If you want to buy someone a bottle of wine to be polite, stay in the 3€ to 5€ range.  If your gift goes beyond just being polite and you maybe know more about their preferences, you might spend a little bit more, but don’t go too high.  Remember that you can get a higher quality of wine here in Germany for less money than you can in the States.  So, it’s not necessary to spend 15€ or more.

Box of Chocolates

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Photo Credit: pralinen-manufactur.de

What’s also extremely common is to give people a box of assorted chocolates.  In Germany, these are called Praline (what sounds like the English “praline”).  However, they are not the pralines that we tend to think of.  They are the boxes of chocolates that we would normally buy for people on Valentine’s Day.  Just like in the States, you can get them in all different sizes, designs, and flavors.  All of the major brands make these types of boxes, but Lindt is usually considered to be the top-of-the-line.

As a quick sidenote here, it is completely acceptable to give a box of chocolates to men.  I actually had a conversation with my husband about this because I thought that this type of gift would be more common for women.  Maybe it has to do with my association of this type of candy and Valentine’s Day, but he assured me that there is absolutely nothing weird or awkward about giving a box of chocolates to a man – even if you are a woman.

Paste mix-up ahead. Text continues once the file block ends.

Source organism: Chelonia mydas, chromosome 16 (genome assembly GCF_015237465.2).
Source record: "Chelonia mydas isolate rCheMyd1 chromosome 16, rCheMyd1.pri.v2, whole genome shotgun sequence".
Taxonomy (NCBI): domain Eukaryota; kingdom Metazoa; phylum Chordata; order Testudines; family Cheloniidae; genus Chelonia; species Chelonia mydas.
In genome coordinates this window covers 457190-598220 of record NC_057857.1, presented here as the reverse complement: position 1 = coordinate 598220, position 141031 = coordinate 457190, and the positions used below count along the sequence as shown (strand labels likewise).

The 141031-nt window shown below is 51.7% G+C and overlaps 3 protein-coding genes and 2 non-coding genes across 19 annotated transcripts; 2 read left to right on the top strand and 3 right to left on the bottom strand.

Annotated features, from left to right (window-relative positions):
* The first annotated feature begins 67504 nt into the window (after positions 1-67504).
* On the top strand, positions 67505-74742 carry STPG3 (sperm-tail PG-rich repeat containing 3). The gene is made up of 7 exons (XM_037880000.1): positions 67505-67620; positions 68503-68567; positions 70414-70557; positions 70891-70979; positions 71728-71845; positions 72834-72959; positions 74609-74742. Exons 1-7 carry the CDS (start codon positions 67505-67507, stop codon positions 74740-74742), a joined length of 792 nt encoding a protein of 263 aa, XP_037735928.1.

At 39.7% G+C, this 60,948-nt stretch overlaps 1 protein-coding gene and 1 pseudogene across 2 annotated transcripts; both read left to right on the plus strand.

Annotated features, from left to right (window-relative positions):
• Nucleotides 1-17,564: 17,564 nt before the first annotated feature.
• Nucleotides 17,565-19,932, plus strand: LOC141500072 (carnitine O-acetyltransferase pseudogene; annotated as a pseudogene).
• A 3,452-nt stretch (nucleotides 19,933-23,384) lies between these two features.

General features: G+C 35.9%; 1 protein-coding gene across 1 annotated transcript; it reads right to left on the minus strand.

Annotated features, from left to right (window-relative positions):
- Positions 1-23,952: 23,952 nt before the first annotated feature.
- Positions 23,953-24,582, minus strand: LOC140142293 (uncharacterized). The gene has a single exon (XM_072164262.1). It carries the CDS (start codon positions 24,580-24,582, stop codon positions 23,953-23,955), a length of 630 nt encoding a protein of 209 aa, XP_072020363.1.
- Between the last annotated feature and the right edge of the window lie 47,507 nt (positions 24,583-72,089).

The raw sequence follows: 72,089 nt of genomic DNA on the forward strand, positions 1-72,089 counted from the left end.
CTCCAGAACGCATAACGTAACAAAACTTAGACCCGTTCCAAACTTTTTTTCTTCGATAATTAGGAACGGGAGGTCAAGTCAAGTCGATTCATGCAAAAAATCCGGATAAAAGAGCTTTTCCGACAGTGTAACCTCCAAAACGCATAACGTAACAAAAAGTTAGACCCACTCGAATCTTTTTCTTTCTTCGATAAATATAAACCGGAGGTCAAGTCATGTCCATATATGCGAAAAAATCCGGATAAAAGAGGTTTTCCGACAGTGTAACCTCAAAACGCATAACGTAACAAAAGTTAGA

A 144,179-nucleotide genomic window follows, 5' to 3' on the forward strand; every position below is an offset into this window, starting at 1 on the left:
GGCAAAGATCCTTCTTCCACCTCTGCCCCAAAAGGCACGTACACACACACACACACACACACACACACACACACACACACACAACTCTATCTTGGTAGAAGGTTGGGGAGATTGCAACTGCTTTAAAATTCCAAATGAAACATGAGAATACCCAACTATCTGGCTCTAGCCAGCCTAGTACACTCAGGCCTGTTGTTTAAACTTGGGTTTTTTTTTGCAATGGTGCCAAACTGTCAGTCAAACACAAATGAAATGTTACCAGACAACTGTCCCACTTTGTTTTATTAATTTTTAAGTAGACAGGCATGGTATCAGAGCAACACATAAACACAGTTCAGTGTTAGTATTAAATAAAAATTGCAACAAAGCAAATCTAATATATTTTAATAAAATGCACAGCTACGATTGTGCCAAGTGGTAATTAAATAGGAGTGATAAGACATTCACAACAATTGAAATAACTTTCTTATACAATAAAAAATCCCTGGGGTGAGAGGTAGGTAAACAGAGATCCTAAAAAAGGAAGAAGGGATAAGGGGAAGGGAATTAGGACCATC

Schnapps

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Photo Credit: bolou.de

In the States, I think we would be hesitant to buy liquor for someone at Christmas – especially if this person was more of an acquaintance than a friend.  But here in the Eifel, this is a very popular and very common gift.  Although fruit is not a major part of the Eifel’s economy, it is asbsolutely a major part of the culture.  People in the area produce all kinds of wine and alcohol that is fruit based, and, as a result, they like to drink it as well.  So, when you go shopping, you want to look for bottles that say Obstbrand.  Just make sure, though, that you don’t get something over 50% alcohol content (shown on the bottle as vol.).  At that point, you’re just moving into hard liquor.

Cookies

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Photo Credit: backfreaks.de